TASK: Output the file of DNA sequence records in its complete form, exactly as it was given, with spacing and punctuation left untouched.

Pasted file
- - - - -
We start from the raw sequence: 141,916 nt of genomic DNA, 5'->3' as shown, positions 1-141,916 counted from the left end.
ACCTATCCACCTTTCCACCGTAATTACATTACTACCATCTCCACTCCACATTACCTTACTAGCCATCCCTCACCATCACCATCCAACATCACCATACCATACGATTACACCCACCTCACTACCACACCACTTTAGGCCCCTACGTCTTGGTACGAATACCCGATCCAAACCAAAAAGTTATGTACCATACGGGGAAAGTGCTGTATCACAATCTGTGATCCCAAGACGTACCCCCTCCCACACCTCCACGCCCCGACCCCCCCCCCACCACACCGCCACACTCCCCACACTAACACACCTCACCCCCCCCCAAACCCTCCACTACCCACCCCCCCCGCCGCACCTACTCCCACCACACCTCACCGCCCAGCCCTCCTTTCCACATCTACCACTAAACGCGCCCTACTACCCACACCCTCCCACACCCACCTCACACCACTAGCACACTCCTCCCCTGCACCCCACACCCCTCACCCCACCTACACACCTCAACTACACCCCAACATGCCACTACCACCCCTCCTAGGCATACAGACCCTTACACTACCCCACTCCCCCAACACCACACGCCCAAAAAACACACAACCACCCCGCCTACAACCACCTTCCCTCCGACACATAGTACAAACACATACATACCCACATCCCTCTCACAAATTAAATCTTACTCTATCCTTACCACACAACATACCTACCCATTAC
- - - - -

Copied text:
We start from the raw sequence: 141,916 nt of genomic DNA, 5'->3' as shown, positions 1-141,916 counted from the left end.
ACCTATCCACCTTTCCACCGTAATTACATTACTACCATCTCCACTCCACATTACCTTACTAGCCATCCCTCACCATCACCATCCAACATCACCATACCATACGATTACACCCACCTCACTACCACACCACTTTAGGCCCCTACGTCTTGGTACGAATACCCGATCCAAACCAAAAAGTTATGTACCATACGGGGAAAGTGCTGTATCACAATCTGTGATCCCAAGACGTACCCCCTCCCACACCTCCACGCCCCGACCCCCCCCCCACCACACCGCCACACTCCCCACACTAACACACCTCACCCCCCCCCAAACCCTCCACTACCCACCCCCCCCGCCGCACCTACTCCCACCACACCTCACCGCCCAGCCCTCCTTTCCACATCTACCACTAAACGCGCCCTACTACCCACACCCTCCCACACCCACCTCACACCACTAGCACACTCCTCCCCTGCACCCCACACCCCTCACCCCACCTACACACCTCAACTACACCCCAACATGCCACTACCACCCCTCCTAGGCATACAGACCCTTACACTACCCCACTCCCCCAACACCACACGCCCAAAAAACACACAACCACCCCGCCTACAACCACCTTCCCTCCGACACATAGTACAAACACATACATACCCACATCCCTCTCACAAATTAAATCTTACTCTATCCTTACCACACAACATACCTACCCATTAC